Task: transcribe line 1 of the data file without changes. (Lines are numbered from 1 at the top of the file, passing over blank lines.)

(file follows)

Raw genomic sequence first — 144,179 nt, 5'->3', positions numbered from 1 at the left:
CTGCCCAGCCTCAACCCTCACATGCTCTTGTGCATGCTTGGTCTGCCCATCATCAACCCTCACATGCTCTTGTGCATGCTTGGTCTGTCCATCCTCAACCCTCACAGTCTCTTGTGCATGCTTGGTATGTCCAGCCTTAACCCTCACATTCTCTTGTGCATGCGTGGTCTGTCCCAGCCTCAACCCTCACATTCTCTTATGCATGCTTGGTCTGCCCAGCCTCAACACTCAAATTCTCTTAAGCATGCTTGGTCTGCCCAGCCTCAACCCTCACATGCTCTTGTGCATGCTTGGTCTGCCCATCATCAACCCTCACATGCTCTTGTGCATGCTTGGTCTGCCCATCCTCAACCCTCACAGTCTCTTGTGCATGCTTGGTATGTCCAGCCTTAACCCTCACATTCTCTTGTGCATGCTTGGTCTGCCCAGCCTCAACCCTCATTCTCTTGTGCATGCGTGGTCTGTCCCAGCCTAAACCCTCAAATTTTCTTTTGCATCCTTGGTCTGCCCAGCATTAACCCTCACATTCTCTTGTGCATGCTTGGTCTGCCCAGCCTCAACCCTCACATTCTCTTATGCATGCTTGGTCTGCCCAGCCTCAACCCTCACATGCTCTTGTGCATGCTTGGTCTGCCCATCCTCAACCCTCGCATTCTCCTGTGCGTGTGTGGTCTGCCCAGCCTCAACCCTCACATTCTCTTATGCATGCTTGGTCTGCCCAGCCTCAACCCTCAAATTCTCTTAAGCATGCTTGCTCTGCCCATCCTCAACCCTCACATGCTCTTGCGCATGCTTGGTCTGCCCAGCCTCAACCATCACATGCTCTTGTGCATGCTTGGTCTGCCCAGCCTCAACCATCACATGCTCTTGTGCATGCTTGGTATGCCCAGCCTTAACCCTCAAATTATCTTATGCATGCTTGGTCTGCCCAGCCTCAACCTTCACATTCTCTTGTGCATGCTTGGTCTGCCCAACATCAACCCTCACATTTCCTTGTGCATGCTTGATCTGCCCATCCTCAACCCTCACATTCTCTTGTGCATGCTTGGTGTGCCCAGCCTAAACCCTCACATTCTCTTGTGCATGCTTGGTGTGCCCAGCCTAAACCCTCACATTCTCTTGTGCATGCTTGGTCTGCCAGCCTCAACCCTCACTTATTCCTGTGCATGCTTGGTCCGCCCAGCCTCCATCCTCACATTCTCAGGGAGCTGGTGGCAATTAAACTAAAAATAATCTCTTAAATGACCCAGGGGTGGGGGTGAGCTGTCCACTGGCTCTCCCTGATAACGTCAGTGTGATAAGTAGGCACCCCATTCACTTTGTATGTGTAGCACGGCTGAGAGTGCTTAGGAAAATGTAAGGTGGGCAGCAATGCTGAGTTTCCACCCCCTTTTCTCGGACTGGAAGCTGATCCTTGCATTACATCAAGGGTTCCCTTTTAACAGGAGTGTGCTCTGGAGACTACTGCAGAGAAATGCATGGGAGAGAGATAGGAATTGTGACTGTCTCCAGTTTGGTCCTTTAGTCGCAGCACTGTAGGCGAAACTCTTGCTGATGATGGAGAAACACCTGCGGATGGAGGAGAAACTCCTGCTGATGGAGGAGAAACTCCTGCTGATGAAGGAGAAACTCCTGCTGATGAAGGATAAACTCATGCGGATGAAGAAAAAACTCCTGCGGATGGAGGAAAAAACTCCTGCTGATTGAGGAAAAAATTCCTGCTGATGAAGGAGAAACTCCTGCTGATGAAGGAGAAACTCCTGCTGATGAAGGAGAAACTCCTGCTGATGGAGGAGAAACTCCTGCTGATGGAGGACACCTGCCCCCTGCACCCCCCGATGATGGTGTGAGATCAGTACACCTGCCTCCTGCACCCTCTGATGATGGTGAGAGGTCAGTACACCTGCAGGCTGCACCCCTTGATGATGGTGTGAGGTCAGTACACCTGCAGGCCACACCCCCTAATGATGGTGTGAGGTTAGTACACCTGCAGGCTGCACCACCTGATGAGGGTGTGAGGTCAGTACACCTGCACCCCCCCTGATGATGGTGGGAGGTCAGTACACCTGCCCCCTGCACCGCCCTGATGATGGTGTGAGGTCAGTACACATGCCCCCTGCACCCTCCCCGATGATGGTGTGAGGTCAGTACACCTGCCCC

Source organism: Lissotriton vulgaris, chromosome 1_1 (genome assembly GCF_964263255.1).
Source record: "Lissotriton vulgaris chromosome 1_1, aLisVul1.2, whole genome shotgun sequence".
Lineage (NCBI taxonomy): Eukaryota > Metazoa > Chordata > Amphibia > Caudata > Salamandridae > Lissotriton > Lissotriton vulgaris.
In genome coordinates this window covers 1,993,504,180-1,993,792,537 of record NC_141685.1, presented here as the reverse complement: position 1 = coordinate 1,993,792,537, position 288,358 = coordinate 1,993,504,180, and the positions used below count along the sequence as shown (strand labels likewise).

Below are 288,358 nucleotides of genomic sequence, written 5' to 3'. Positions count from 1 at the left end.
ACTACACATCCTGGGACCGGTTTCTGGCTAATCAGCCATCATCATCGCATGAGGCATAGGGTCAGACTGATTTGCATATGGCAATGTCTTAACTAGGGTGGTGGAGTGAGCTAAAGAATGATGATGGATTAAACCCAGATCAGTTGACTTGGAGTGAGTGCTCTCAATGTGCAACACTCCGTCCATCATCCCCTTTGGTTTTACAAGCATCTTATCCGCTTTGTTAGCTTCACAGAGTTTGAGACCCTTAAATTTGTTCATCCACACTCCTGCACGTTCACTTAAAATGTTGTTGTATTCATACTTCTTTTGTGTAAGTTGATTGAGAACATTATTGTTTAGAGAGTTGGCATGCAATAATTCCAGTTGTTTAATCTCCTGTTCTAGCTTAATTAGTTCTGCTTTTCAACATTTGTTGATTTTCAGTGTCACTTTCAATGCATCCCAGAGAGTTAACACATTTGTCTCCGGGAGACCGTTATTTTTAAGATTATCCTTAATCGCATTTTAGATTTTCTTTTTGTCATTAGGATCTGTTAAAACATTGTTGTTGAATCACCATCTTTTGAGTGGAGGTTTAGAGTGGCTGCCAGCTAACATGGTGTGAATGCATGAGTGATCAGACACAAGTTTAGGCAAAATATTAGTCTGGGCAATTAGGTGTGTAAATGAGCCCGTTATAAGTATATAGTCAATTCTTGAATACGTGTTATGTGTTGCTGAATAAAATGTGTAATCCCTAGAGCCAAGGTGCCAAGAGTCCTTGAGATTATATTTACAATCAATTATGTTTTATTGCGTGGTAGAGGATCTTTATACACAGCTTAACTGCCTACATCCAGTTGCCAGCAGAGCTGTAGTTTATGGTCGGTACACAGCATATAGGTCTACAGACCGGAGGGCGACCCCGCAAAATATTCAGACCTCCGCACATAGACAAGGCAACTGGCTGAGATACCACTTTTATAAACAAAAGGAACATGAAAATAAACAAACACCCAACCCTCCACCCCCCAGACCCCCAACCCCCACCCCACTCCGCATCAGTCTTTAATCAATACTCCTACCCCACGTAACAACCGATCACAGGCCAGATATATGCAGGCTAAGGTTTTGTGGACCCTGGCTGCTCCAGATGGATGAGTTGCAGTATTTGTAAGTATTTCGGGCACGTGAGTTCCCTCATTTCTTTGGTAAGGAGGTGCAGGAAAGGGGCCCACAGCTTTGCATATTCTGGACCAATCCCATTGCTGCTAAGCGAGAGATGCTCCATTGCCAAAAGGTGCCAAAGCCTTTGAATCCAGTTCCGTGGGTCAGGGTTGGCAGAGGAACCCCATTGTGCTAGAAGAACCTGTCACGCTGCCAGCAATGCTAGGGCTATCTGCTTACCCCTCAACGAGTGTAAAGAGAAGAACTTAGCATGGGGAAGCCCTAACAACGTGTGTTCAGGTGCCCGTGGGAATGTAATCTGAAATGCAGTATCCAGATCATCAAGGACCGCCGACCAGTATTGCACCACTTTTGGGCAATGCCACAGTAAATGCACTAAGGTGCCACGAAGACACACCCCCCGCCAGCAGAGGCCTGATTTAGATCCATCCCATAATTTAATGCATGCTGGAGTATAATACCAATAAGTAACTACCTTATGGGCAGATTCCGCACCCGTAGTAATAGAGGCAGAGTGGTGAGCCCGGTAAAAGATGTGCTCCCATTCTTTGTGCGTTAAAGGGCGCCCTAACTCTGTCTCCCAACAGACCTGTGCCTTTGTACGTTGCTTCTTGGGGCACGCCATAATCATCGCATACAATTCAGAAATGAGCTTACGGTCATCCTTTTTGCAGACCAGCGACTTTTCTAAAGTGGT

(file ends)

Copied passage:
Raw genomic sequence first — 144,179 nt, 5'->3', positions numbered from 1 at the left: